In PolyOne Corporation v. Lu et. al., Case No. 14-10369 (N.D. Ill., June 20, 2017), Plaintiff alleged that Defendants stole its trade secrets and reverse engineered one of its products to develop their own formulation which they eventually sold to a third party in competition with Plaintiff. Defendants counterclaimed that Plaintiff performed testing on their products as well.
During discovery, Defendants filed a Motion to Compel documentation related to Plaintiff’s former employee, Joe Kutka, and his travels to China for work as well as refined search criteria. Allegedly, Kutka was in China for a trip on behalf of Plaintiff when he took a “detour” and met with Defendant Yun Martin Lu. Kutka allegedly divulged Plaintiff’s trade secrets to Lu to assist him in developing the competing product. Plaintiff argued that it had provided all the documents it was able to locate concerning Kutka’s travels to China and it was currently trying to locate another document. The court found the Motion moot as to this request.
The Motion also sought to compel certain search terms and custodians related to Plaintiff’s internal discussions about the competing product, alleging such information would support their counterclaims, particularly that Plaintiff is using this lawsuit as a pretext to disparage Defendants.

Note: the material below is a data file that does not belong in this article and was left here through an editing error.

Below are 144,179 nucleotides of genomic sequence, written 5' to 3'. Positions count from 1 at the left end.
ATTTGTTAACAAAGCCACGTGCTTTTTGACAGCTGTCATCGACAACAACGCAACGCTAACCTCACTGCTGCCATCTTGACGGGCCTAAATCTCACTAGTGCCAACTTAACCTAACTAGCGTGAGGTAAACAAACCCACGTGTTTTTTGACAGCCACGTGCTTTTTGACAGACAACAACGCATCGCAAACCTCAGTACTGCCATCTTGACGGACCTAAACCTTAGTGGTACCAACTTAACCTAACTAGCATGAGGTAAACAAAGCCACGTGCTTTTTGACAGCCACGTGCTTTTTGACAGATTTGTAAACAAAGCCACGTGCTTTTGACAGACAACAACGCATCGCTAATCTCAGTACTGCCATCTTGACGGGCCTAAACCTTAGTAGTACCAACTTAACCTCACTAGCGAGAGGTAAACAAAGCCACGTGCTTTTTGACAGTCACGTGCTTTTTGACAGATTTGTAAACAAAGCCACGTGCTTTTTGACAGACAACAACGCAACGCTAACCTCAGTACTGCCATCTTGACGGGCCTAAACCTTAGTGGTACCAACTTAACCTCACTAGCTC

Plaintiff argued that the request was unduly burdensome and would cost over $120,000 in processing costs alone. The court found that the only document before it that purportedly supports Defendant’s disparagement allegations is a LinkedIn message from a former Plaintiff employee to Defendant Tom Castile stating that Plaintiff had won a lawsuit against Kutka for theft of trade secrets. The court denied the motion to compel search terms based upon the “attenuated connection” between Defendants’ counterclaims and this message, as well as the extensive discovery already completed and the burden on Plaintiff to comply. Further, discovery was already closed.